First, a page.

The thinking also seems to be based very much on what goes on in continental Europe. I have no problem with that, it can be well organised and comfortable. However, sadly for Winchfield, the sort of housing that the majority of local people in Hart want, and others across the south-east of England elsewhere, is a semi or detached house with a garden. Long-term, the government is going to have to wean people off that. In the meantime I don’t think Hart’s local plan would be approved, or developers be interested, if that was the outcome. Residents would be dissatisfied and move away. It’s not viable to do what WHH suggest, and would almost certainly cause the local plan to be rejected – opening the area to huge problems.

  29. Here’s one fact of many. WHH assert that the majority of housing that is required can be met by blocks of 1-2 bedroom flats on brownfield. But the very data referred to says otherwise:

    There’s a need for a decent mix of housing and 65% is 3or more bedrooms.

    WHH lack credibility by imagining development at 150 dwellings per hectare in the middle of urban areas, for example Bowenhurst Road in Church Crookham, is sensible or practical. Or that 1&2 bedrooms is sufficient. or that it doesn’t overload local facilities.

    The thinking also seems to be based very much on what goes on in continental Europe. I have no problem with that, it can be well organised and comfortable. However, sadly for Winchfield, the sort of housing that the majority of local people in Hart want, and others across the south-east of England elsewhere, is a semi or detached house with a garden. Long-term, the government is going to have to wean people off that. In the meantime I don’t think Hart’s local plan would be approved, or developers be interested, if that was the outcome. Residents would be dissatisfied and move away. It’s not viable to do what WHH suggest, and would almost certainly cause the local plan to be rejected – opening the area to huge problems.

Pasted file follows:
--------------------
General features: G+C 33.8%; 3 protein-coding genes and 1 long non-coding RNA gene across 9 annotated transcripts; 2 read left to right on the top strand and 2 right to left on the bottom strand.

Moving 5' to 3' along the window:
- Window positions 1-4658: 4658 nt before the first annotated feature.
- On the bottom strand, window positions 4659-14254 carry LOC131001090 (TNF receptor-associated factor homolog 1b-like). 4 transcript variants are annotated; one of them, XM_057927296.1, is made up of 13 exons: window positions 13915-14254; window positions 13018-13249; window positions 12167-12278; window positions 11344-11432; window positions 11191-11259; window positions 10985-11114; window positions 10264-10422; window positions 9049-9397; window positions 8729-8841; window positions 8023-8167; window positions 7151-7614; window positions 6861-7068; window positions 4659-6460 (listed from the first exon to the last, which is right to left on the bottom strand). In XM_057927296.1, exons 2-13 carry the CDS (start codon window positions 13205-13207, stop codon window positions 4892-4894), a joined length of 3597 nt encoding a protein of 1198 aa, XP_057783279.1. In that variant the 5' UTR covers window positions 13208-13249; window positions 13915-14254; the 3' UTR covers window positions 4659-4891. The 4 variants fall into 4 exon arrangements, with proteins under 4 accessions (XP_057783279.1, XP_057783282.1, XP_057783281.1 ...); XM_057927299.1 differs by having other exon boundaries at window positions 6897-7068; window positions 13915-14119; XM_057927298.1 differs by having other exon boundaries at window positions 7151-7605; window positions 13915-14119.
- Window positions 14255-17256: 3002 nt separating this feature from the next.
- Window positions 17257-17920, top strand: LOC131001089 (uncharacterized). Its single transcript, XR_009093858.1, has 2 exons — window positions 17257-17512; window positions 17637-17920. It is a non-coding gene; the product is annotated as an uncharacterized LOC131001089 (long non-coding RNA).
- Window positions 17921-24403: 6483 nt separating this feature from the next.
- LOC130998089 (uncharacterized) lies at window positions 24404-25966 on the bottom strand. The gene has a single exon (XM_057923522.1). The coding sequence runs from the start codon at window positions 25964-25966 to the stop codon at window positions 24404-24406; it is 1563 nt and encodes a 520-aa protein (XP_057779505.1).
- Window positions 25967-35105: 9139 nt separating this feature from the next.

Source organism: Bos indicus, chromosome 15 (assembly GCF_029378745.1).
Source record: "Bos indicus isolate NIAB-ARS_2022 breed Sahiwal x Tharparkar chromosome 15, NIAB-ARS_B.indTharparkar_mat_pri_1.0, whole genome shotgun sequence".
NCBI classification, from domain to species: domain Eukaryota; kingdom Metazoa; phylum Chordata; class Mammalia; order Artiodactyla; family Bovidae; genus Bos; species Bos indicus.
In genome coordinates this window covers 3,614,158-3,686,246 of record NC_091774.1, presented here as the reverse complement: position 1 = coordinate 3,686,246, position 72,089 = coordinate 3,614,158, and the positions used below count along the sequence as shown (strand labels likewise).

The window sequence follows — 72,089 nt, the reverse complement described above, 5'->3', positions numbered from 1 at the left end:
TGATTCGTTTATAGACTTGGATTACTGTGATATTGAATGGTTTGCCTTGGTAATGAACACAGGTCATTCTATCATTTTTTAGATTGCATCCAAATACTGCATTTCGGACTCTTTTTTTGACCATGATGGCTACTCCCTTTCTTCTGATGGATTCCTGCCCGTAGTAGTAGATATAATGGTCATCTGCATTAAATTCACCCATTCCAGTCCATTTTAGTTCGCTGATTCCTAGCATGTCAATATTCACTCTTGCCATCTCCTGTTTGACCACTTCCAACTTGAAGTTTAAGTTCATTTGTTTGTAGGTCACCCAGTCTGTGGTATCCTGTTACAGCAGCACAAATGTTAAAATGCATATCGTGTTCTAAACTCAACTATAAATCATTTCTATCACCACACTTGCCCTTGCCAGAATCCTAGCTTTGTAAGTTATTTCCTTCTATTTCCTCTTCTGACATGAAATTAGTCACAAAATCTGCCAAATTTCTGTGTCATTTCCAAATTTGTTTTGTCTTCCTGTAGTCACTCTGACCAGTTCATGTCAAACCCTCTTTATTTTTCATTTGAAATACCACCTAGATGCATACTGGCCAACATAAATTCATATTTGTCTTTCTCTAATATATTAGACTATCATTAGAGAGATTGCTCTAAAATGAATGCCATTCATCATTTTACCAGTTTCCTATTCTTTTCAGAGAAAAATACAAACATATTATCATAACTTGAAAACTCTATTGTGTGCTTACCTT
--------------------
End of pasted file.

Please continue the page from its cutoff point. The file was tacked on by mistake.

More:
30. Debate is exactly what we are trying to encourage, Cllr. I’m disappointed you can’t see that. I have asked numerous questions designed to broaden the discussion, both in this thread and in previous threads. All the ‘debate’ I get from you is a variation of “Everybody wants to build on Winchfield and WAG/WHH are just spreading disinformation to stifle discussion”

    I am completely fine with you expressing an opinion – something you have done several times – but in order to debate you need to at least address facts and figures that are presented. You have done none of this, merely misinterpreted or misunderstood statements that have been made previously, repeated your opinion as fact, and ignored any attempt to move the discussion forward.

  31. Debate is exactly what we are trying to encourage, Cllr. I’m disappointed you can’t see that. I have asked numerous questions designed to broaden the discussion, both in this thread and in previous threads. All the ‘debate’ I get from you is a variation of “Everybody wants to build on Winchfield and WAG/WHH are just spreading disinformation to stifle discussion”

    I am completely fine with you expressing an opinion – something you have done several times – but in order to debate you need to at least address facts and figures that are presented. You have done none of this, merely misinterpreted or misunderstood statements that have been made previously, repeated your opinion as fact, and ignored any attempt to move the discussion forward.

    • WHH, Turver and many Winchfield residents show utter disdain for the green fields and countryside to the south of Fleet & CC or elsewhere. Let alone the protecting the towns community from overdevelopment.

      They don’t seem to be concerned that the almost certain consequence of not choosing to build a new settlement at Winchfield, would mean building on the edges of Fleet&CC -creating a single conurbation that starts at the M3, West of Elvetham Heath, and continues South as far as the A287, including Pale Lane, Grove Farm and Watery Lane, and east almost joining Fleet Pondtail and Ancells to Farnborough. Also causibg Hook to spread West towards Basingstoke. With most spaces in town filled with flats.

      We 💜 Winchfield=We’ll Harm Hart.